Pylæmenes II/III Euergetes
Paphlagonia was in northern Anatolia and was bordered by Bythnia to the west, Pontus to the east, and Galatia to the south.
"In the Homeric catalogue we find Pylæmenes leading the Paphlagonians as allies of the Trojans; from this Pylæmenes the later princes of Paphlagonia claimed their descent, and the country was sometimes from them called Pylæmenia." -Pliny, Natural History, 6.2.2
"Him (son of Pylaemenes) the great-hearted Paphlagonians tended, and setting him in a chariot they bare him to sacred Ilios, sorrowing the while, and with them went his father, shedding tears; but there was no blood-price gotten for his dead son."
About a thousand years later, Mithridates VI Eupator made a deal with Nicomedes III of Bythnia to invade and split up Paphlagonia in 108/107 BC. There was a pretense as well that Pylaemenes had bequeathed his Kingdom to Mithridates V. Between 107 and 101 BC, Nicomedes then invaded Cappadocia only to be subsequently conquered by Mithridates VI, expanding his position as the dominant force in Asia minor and rival to Rome.
For more on Mithridates use of his family members (and disposal of his family members) to control Cappadocia, see my note on "A Father's Support". A few years later when Tigranes, king of Armenia, with support from Mithridates VI, chased the Roman installed king Ariobarzanes out of Cappadocia, Sulla was sent to restore him to power circa 94 BC.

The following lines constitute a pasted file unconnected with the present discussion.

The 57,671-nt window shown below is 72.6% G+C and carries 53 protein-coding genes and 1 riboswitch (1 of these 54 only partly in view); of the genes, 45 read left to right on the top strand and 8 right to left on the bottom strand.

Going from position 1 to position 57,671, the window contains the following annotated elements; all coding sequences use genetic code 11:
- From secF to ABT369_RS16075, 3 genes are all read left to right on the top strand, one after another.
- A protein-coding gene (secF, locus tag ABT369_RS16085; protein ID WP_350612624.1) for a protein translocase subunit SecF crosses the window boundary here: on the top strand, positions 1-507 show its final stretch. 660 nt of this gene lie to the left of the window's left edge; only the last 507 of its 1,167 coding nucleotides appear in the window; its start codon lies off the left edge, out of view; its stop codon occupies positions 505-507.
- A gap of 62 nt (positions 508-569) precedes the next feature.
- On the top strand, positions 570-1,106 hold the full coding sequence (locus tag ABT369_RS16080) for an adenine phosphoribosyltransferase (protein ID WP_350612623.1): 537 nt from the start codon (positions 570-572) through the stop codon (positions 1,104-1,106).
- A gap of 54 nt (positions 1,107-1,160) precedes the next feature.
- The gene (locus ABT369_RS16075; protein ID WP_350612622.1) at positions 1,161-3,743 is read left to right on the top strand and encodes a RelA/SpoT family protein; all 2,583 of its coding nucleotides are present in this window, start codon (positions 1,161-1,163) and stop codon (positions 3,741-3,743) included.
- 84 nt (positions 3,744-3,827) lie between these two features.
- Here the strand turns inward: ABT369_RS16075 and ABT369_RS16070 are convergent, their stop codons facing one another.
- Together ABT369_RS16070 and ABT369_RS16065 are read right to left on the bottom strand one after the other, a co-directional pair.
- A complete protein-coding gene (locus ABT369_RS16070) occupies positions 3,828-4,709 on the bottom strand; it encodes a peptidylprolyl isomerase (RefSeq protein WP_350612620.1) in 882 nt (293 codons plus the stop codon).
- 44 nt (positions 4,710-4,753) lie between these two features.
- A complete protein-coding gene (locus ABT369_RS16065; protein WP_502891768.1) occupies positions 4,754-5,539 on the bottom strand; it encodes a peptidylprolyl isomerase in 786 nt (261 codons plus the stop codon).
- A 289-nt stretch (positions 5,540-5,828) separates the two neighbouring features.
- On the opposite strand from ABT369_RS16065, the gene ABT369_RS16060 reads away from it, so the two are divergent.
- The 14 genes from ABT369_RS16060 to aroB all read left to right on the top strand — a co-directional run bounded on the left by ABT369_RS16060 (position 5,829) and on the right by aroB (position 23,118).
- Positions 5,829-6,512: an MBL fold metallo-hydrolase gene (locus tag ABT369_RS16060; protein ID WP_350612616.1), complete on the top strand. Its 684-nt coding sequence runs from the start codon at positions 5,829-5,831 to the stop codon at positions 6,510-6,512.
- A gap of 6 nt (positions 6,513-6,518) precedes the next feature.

Most of this had not yet transpired when this coin was minted, although the dates that I have for this coin do overlap a bit with the invasion of Paphlagonia which I cannot explain :
Kings of Paphlagonia, Pylaemenes II/III Euergetes (Circa 133-103 BC), AE20 4.98g Obv: Bust of Pylaemenes right, as Herakles, with club over shoulder and lion skin around neck Rev: ΒΑΣΙΛΕΩΣ / ΠΥΛΑΙΜΕΝΟΥ ΕΥΕΡΓΕΤΟΥ, Nike standing left, holding wreath and palm frond Ref: SNG BM Black Sea 1550; HGC 7, 440
Glew, D. (1987). The Cappadocian expedition of Nicomedes III Eurgeter, King of Bythnia. Museum Notes (American Numismatic Society), 32, 23-55.
Pliny, Natural History
Smith, William Ed. (1854), Dictionary of Greek and Roman geography, Paphlagonia